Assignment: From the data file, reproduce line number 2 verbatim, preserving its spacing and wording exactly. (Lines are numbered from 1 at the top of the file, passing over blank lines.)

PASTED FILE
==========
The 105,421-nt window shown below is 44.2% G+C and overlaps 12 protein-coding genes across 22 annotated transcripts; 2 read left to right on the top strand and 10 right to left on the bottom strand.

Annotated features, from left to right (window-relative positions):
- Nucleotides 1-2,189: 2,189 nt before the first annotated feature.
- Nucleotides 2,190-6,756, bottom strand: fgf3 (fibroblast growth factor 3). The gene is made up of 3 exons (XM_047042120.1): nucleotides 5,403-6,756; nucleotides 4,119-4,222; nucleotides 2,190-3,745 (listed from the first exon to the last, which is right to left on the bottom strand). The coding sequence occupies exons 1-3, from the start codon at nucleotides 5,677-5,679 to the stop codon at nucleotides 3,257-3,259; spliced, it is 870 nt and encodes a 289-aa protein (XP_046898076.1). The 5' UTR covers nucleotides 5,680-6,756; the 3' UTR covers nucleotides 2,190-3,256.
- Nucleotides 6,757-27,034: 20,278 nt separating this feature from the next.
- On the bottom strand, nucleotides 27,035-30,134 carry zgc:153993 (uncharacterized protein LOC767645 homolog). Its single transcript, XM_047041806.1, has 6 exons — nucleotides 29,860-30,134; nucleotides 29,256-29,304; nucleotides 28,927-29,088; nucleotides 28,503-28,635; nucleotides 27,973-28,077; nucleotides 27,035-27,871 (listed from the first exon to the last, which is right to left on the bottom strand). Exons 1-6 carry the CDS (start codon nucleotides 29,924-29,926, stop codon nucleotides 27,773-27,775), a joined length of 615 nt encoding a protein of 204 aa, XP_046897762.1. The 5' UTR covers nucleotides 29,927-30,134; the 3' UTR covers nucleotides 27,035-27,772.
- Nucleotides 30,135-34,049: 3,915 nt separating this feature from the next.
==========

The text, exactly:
Annotated features, from left to right (window-relative positions):